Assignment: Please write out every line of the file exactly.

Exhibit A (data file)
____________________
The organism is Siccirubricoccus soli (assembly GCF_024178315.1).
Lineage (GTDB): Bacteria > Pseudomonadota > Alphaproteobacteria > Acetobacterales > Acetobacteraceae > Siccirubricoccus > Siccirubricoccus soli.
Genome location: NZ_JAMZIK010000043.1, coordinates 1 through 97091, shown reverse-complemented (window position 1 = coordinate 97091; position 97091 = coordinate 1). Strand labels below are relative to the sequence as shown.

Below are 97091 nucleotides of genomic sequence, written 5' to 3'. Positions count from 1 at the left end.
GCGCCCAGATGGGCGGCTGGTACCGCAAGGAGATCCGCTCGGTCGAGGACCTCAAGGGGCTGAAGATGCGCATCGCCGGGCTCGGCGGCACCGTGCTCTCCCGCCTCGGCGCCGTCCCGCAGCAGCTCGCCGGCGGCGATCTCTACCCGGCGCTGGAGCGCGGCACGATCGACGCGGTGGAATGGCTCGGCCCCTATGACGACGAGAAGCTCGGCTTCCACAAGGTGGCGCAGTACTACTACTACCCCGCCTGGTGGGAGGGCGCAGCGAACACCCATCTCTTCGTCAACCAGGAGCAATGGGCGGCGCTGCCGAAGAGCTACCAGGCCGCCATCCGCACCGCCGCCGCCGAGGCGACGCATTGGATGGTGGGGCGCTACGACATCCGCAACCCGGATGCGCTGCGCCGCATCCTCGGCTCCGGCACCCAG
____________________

The organism is Siccirubricoccus soli (assembly GCF_024178315.1).
Lineage (GTDB): Bacteria > Pseudomonadota > Alphaproteobacteria > Acetobacterales > Acetobacteraceae > Siccirubricoccus > Siccirubricoccus soli.
Genome location: NZ_JAMZIK010000043.1, coordinates 1 through 97091, shown reverse-complemented (window position 1 = coordinate 97091; position 97091 = coordinate 1). Strand labels below are relative to the sequence as shown.

Below are 97091 nucleotides of genomic sequence, written 5' to 3'. Positions count from 1 at the left end.
GCGCCCAGATGGGCGGCTGGTACCGCAAGGAGATCCGCTCGGTCGAGGACCTCAAGGGGCTGAAGATGCGCATCGCCGGGCTCGGCGGCACCGTGCTCTCCCGCCTCGGCGCCGTCCCGCAGCAGCTCGCCGGCGGCGATCTCTACCCGGCGCTGGAGCGCGGCACGATCGACGCGGTGGAATGGCTCGGCCCCTATGACGACGAGAAGCTCGGCTTCCACAAGGTGGCGCAGTACTACTACTACCCCGCCTGGTGGGAGGGCGCAGCGAACACCCATCTCTTCGTCAACCAGGAGCAATGGGCGGCGCTGCCGAAGAGCTACCAGGCCGCCATCCGCACCGCCGCCGCCGAGGCGACGCATTGGATGGTGGGGCGCTACGACATCCGCAACCCGGATGCGCTGCGCCGCATCCTCGGCTCCGGCACCCAG